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Faze2

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Here's a related question that I have not heard asked. What about MD schools that are not as reputable vs DO? I know that no med school is easy or easy to get in to, but let's use for instance some of the schools in the bottom 10 for MD. Would you be better off going to the "best" DO school vs one of the "worst" MD schools? Is it all about your grades and your boards or is the school you went to be a factor as well. Like if someone went to John's Hopkins and someone went to a "low ranked" MD school, if they had the same grades in med school/rotations, and the exact same board scores, would the John's Hopkins grad have a better match for residency?

Now take someone that went to a DO school vs a "low ranked" MD school. Same grades, same boards. What is the deal with residency matching there?

BTW, I am not asking to be sarcastic or prove a point, I really have no
 

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I can't wait to see where this one goes...:sleep:

How many different perturbations of MD vs DO can we think of to "debate"? Apparently an awful lot :thumbdown: .
 
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Jack Daniel

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Here's a related question that I have not heard asked. What about MD schools that are not as reputable vs DO? I know that no med school is easy or easy to get in to, but let's use for instance some of the schools in the bottom 10 for MD. Would you be better off going to the "best" DO school vs one of the "worst" MD schools? Is it all about your grades and your boards or is the school you went to be a factor as well. Like if someone went to John's Hopkins and someone went to a "low ranked" MD school, if they had the same grades in med school/rotations, and the exact same board scores, would the John's Hopkins grad have a better match for residency?

Now take someone that went to a DO school vs a "low ranked" MD school. Same grades, same boards. What is the deal with residency matching there?

BTW, I am not asking to be sarcastic or prove a point, I really have no

I'm really still trying to figure out what the heck the OP is asking.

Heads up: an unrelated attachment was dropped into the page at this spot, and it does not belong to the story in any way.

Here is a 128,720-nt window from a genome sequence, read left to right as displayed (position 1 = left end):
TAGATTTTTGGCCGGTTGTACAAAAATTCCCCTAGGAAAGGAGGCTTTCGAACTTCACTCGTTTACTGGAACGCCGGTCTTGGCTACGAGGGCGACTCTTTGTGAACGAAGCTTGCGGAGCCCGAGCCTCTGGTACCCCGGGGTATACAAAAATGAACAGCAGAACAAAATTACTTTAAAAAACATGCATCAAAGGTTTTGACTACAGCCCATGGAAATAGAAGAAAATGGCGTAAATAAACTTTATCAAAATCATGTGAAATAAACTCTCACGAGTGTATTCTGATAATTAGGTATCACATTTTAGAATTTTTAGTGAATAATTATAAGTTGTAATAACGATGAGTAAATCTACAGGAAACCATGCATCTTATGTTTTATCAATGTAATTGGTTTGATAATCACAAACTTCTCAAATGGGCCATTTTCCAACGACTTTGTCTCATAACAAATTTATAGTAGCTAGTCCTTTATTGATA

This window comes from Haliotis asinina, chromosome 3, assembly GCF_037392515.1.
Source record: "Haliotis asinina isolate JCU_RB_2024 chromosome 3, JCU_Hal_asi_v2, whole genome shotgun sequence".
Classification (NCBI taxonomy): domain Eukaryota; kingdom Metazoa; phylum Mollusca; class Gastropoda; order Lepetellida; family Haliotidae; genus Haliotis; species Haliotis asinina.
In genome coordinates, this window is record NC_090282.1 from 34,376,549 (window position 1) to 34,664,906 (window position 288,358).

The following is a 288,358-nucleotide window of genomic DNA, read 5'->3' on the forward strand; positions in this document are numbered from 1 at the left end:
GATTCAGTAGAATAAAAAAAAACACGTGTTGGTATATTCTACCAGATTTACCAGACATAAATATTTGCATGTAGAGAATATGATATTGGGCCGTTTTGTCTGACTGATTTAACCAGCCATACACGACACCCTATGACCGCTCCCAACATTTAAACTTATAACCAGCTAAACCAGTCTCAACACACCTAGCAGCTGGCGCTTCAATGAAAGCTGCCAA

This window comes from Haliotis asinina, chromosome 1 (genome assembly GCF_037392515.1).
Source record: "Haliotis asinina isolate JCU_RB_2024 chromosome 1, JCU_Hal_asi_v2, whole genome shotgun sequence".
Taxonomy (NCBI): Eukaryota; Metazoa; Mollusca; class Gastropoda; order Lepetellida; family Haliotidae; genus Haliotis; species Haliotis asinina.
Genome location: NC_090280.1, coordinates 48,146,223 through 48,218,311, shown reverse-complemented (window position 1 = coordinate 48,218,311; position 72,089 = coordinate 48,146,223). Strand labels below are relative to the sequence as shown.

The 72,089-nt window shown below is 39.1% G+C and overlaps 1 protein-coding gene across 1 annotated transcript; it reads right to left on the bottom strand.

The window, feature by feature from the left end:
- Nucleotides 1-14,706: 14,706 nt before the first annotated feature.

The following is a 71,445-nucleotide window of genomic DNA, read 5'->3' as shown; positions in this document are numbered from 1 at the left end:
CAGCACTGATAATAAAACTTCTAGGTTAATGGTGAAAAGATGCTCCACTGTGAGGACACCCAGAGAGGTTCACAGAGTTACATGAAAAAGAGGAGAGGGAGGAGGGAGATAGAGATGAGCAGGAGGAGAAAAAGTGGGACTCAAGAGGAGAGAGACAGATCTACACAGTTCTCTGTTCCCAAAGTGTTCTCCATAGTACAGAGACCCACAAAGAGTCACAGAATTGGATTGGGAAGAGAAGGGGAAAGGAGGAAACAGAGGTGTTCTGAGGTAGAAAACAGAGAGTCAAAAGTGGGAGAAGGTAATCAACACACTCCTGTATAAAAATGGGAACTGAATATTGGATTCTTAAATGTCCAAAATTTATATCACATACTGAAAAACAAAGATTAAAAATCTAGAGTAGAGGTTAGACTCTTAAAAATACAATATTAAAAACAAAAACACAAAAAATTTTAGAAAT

First, I think it's silly to compare an elite MD school with any school. There are many elite MD schools out there--if you're competitive for one and can afford the tuition--it's silly not to go for it. You can't compare one with any other school. An elite school is in a class of its own and you will benefit from it.

As for the rest of the schools, to me it's like splitting hairs. You study hard and do your best. I think most programs want the best applicant, MD/DO. So, yes, it makes sense that a top DO student will fair better than a struggling MD student. But, this is absurd to ponder because extremes like these are exceptions. Most people are average. So, it's more productive to ask, if all things were equal, would the average MD trump the average DO? (And this may, in fact, be what you're asking.) If it's an ACGME residency, I think maybe. They'll want to look out for their own. That's why DOs have separate residencies. But, there are probably many other factors (like personality, first impressions, other experiences) that may tip the scale in someone's favor (like a DO applying for an MD residency).

In the end, I think my answer has tortuously rambled on about as much as the OP's question :laugh:
 

Faze2

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But, this is absurd to ponder because extremes like these are exceptions. Most people are average. So, it's more productive to ask, if all things were equal, would the average MD trump the average DO?

Sorry to confuse everyone here, but I thought it was a legitamate question. If you can get into a reputable DO school or a not so reputable MD school, is one or the other a better match for residencies, given the same grades and boards? Simple as that. Sorry if that was too diffucult a question Jack. Maybe John's Hopkins was a bad example, I admit. But if you read the question I did say the students had the same grades and boards. So forget about John's Hopkins or even the two MD school comparison, cause that was a stupid example.

And no I do not care if I get an MD or a DO. It was a simple question that obviously boils people blood, cause they think I am trying to make a point, or start another MD vs DD thread. Which again, I am not.
 

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This is a difficult question to answer because there are a lot of opinions involved, and I am not sure if there is any research comparing DO and MD applicants with similar stats. If you are comparings schools, you should probably look at their pass rate on the boards and/or how well their graduates are doing in the match. If you are interested in a competitive residency, I believe you are going have to prove yourself with your clinical grades, board scores, research, work ethic, personality...etc whether you are a MD or DO.
 

Jack Daniel